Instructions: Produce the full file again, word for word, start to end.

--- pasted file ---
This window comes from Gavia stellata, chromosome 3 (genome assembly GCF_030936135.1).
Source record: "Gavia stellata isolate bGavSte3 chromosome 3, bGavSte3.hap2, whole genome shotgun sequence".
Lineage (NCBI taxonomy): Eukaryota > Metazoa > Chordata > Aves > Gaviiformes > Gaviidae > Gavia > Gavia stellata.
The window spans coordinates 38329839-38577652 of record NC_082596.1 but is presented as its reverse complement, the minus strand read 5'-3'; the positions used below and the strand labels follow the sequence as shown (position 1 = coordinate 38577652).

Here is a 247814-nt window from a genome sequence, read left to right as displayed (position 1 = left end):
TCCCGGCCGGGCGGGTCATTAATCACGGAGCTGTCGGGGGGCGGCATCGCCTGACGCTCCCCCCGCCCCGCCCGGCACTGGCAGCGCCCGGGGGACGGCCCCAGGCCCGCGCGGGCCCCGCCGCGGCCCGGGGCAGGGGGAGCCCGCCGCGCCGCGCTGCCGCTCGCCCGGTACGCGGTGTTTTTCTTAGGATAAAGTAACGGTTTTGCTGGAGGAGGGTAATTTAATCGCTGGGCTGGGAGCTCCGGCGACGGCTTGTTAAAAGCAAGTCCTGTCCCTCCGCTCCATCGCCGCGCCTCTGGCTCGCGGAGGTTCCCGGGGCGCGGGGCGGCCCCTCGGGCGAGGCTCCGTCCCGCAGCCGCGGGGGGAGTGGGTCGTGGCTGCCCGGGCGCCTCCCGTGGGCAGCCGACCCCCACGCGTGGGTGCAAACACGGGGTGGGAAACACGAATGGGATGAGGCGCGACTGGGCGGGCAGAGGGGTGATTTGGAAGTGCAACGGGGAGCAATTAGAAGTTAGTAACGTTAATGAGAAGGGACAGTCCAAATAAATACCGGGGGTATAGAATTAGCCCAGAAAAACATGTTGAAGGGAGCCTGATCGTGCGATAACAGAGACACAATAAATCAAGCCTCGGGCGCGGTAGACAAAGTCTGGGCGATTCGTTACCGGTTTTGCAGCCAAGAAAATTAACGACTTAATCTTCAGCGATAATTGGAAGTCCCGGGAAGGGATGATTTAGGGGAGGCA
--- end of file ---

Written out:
This window comes from Gavia stellata, chromosome 3 (genome assembly GCF_030936135.1).
Source record: "Gavia stellata isolate bGavSte3 chromosome 3, bGavSte3.hap2, whole genome shotgun sequence".
Lineage (NCBI taxonomy): Eukaryota > Metazoa > Chordata > Aves > Gaviiformes > Gaviidae > Gavia > Gavia stellata.
The window spans coordinates 38329839-38577652 of record NC_082596.1 but is presented as its reverse complement, the minus strand read 5'-3'; the positions used below and the strand labels follow the sequence as shown (position 1 = coordinate 38577652).

Here is a 247814-nt window from a genome sequence, read left to right as displayed (position 1 = left end):
TCCCGGCCGGGCGGGTCATTAATCACGGAGCTGTCGGGGGGCGGCATCGCCTGACGCTCCCCCCGCCCCGCCCGGCACTGGCAGCGCCCGGGGGACGGCCCCAGGCCCGCGCGGGCCCCGCCGCGGCCCGGGGCAGGGGGAGCCCGCCGCGCCGCGCTGCCGCTCGCCCGGTACGCGGTGTTTTTCTTAGGATAAAGTAACGGTTTTGCTGGAGGAGGGTAATTTAATCGCTGGGCTGGGAGCTCCGGCGACGGCTTGTTAAAAGCAAGTCCTGTCCCTCCGCTCCATCGCCGCGCCTCTGGCTCGCGGAGGTTCCCGGGGCGCGGGGCGGCCCCTCGGGCGAGGCTCCGTCCCGCAGCCGCGGGGGGAGTGGGTCGTGGCTGCCCGGGCGCCTCCCGTGGGCAGCCGACCCCCACGCGTGGGTGCAAACACGGGGTGGGAAACACGAATGGGATGAGGCGCGACTGGGCGGGCAGAGGGGTGATTTGGAAGTGCAACGGGGAGCAATTAGAAGTTAGTAACGTTAATGAGAAGGGACAGTCCAAATAAATACCGGGGGTATAGAATTAGCCCAGAAAAACATGTTGAAGGGAGCCTGATCGTGCGATAACAGAGACACAATAAATCAAGCCTCGGGCGCGGTAGACAAAGTCTGGGCGATTCGTTACCGGTTTTGCAGCCAAGAAAATTAACGACTTAATCTTCAGCGATAATTGGAAGTCCCGGGAAGGGATGATTTAGGGGAGGCA